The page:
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Genome Biol Evol. 2011;3:1053-66. doi: 10.1093/gbe/evr061.

Chance and necessity in eye evolution.

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  • 1Department of Growth and Development, Biozentrum University of Basel, Switzerland. walter.gehring@unibas.ch

Abstract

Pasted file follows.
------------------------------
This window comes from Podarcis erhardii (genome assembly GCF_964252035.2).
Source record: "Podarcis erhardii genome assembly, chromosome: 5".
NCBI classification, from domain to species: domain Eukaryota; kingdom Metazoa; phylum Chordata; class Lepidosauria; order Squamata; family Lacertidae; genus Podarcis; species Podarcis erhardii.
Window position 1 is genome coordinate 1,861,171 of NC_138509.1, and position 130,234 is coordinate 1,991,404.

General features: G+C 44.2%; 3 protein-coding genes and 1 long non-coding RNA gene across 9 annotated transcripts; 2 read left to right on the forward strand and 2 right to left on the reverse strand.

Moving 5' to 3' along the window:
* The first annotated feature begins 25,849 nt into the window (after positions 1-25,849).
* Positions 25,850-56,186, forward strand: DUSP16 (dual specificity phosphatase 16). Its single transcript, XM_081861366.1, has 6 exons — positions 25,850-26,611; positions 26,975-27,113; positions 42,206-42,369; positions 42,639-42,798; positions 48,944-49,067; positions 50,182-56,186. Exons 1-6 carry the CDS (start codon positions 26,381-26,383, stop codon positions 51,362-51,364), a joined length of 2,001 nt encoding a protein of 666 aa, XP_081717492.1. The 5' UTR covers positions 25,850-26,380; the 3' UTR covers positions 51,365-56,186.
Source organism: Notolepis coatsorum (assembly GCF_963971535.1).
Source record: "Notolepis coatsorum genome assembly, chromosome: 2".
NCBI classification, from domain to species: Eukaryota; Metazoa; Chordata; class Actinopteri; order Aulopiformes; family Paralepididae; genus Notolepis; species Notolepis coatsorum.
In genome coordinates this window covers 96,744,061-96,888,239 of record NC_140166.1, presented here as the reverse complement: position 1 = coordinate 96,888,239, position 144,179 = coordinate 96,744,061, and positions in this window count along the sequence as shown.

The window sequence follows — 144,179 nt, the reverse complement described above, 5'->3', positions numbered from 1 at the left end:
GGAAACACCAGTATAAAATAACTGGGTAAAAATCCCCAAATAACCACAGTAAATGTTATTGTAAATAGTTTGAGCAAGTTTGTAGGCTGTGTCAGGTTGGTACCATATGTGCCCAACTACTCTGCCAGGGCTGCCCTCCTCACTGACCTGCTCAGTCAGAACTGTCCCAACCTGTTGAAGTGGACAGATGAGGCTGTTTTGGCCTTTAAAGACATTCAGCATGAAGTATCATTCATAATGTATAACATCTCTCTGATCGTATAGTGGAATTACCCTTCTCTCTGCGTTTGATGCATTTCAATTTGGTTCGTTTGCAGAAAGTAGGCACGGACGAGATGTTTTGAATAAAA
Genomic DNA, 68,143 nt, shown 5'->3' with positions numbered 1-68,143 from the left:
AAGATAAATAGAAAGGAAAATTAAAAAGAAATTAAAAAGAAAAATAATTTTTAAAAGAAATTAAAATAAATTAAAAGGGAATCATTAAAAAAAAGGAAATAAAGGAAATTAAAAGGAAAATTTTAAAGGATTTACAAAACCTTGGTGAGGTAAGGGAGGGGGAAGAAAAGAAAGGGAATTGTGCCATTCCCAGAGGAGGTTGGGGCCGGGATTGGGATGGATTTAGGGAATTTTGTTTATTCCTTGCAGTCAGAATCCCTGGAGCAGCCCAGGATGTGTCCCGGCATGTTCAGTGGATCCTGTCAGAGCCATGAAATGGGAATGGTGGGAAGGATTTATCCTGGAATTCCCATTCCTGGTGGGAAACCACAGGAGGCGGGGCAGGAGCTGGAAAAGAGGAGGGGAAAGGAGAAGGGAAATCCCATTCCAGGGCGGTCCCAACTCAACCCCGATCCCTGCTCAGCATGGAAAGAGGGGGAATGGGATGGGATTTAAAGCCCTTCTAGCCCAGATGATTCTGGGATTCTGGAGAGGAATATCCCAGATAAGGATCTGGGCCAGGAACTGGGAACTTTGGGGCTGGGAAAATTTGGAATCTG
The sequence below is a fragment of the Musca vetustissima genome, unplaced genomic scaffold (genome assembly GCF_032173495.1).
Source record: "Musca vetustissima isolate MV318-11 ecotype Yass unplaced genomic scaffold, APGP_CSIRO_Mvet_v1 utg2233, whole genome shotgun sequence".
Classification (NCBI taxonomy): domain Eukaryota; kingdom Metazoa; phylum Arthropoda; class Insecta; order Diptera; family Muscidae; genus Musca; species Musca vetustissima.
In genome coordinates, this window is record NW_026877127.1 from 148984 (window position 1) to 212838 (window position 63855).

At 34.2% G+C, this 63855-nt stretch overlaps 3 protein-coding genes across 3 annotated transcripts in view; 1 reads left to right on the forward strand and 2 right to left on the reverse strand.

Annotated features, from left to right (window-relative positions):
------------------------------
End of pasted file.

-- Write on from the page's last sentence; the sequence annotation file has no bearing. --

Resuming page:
Charles Darwin has proposed the theory that evolution of live organisms is based on random variation and natural selection. Jacques Monod in his classic book Chance and Necessity, published 40 years ago, presented his thesis "that the biosphere does not contain a predictable class of objects or events, but constitutes a particular occurrence, compatible indeed with the first principles, but not deducible from those principals and therefore, essentially unpredictable." Recent discoveries in eye evolution are in agreement with both of these theses. They confirm Darwin's assumption of a simple eye prototype and lend strong support for the notion of a monophyletic origin of the various eye types. Considering the complexity of the underlying gene regulatory networks the unpredictability is obvious. The evolution of the Hox gene cluster and the specification of the body plan starting from an evolutionary prototype segment is discussed. In the course of evolution, a series of similar prototypic segments gradually undergoes cephalization anteriorly and caudalization posteriorly through diversification of the Hox genes.

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